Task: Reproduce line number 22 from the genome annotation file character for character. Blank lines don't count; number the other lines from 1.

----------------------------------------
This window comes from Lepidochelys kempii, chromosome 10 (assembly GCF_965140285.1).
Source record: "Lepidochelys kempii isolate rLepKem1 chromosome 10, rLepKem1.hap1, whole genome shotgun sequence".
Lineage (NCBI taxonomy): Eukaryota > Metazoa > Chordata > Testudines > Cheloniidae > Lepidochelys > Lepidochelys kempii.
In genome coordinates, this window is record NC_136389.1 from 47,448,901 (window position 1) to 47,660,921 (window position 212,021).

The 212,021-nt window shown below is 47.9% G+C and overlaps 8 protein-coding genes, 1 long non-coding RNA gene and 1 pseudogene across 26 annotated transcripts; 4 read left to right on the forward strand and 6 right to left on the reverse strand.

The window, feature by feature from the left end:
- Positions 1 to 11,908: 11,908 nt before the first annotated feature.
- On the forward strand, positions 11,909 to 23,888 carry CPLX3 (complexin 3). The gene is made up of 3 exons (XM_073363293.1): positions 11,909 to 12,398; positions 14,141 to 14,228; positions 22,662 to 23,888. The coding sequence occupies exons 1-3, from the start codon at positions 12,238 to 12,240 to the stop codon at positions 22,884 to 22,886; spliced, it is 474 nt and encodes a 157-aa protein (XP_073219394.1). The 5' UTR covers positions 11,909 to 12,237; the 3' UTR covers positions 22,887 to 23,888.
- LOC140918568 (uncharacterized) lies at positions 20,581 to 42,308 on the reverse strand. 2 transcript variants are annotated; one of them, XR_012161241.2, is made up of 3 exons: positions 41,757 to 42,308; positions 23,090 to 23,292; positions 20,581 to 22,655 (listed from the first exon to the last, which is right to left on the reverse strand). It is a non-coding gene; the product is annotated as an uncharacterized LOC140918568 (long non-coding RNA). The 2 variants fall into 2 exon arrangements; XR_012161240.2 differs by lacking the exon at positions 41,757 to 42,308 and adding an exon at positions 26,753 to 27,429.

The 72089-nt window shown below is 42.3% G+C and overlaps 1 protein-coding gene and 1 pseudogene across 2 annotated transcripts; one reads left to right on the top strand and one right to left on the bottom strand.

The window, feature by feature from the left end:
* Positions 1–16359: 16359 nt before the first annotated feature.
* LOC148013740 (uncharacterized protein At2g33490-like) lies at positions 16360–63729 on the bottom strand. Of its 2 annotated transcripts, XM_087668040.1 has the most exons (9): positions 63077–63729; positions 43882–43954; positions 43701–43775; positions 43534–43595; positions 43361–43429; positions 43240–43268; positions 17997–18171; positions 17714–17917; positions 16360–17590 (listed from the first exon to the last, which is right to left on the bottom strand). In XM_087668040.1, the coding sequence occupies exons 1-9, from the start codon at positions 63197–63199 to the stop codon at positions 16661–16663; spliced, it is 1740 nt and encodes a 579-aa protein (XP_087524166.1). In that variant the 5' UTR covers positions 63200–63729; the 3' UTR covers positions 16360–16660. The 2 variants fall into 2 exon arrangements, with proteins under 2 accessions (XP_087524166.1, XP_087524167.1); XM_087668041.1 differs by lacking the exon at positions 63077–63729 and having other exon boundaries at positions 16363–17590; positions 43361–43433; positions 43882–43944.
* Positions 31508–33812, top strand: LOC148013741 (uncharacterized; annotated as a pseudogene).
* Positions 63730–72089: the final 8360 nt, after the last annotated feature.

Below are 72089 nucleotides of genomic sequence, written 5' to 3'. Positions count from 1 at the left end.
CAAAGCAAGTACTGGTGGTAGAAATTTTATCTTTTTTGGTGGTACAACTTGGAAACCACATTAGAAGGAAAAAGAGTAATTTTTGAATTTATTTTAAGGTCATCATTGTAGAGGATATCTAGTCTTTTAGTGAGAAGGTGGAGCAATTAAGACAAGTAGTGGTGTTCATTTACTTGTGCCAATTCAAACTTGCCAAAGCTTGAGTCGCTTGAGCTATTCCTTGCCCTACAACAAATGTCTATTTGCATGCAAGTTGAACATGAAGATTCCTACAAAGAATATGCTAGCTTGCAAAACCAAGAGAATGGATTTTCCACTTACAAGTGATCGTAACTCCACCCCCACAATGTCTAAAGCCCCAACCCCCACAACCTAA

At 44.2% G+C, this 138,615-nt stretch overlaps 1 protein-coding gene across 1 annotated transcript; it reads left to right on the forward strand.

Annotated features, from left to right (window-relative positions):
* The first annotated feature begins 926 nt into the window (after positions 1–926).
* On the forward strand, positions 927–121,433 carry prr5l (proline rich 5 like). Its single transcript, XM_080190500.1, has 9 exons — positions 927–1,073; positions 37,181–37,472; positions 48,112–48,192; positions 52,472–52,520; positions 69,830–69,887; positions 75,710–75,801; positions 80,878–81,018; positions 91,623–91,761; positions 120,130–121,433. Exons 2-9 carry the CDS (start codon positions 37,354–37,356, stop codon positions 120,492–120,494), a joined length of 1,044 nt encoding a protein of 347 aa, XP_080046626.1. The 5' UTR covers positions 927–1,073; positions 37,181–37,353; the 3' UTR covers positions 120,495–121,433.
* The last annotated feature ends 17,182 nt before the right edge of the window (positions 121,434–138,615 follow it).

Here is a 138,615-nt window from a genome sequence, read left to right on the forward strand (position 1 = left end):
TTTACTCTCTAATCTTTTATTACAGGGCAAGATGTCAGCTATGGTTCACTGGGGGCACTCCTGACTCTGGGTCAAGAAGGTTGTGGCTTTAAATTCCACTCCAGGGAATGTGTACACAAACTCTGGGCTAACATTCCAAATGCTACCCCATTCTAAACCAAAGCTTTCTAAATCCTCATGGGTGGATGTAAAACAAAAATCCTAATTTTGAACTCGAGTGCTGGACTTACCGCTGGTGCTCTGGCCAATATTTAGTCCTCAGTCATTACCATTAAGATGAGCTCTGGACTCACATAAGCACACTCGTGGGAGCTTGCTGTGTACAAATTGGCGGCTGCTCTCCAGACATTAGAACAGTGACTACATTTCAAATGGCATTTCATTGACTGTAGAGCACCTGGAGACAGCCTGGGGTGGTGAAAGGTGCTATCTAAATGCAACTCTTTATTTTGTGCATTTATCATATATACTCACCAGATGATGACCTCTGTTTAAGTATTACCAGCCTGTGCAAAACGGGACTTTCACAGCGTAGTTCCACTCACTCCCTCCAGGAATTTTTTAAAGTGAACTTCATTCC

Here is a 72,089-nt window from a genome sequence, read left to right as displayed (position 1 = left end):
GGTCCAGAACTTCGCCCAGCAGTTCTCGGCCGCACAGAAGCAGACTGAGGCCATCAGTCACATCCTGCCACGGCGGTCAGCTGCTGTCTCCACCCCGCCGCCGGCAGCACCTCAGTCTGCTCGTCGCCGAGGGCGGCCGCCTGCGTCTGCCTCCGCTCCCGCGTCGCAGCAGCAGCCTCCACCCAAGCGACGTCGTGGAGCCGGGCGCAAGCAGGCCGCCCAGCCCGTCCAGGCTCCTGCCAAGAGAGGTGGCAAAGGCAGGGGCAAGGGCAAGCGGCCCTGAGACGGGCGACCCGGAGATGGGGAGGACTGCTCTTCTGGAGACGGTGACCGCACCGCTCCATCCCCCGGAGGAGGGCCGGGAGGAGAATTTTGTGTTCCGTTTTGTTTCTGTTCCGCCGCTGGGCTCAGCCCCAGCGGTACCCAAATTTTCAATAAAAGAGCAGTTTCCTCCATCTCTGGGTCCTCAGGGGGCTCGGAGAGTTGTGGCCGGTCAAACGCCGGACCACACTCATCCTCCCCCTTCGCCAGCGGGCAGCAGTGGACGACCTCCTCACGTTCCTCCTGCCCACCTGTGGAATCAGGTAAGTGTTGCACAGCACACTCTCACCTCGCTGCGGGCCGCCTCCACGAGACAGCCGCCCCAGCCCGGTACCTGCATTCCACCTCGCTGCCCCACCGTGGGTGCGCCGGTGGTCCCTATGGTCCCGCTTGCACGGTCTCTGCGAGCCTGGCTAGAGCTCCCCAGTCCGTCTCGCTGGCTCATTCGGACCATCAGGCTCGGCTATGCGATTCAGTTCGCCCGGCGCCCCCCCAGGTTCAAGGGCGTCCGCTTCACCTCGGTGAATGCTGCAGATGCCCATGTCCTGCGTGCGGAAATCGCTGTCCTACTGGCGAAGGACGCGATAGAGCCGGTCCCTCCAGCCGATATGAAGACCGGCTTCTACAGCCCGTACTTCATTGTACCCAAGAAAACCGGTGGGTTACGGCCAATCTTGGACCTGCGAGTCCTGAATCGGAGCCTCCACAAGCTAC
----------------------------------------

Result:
* The last annotated feature ends 17,182 nt before the right edge of the window (positions 121,434–138,615 follow it).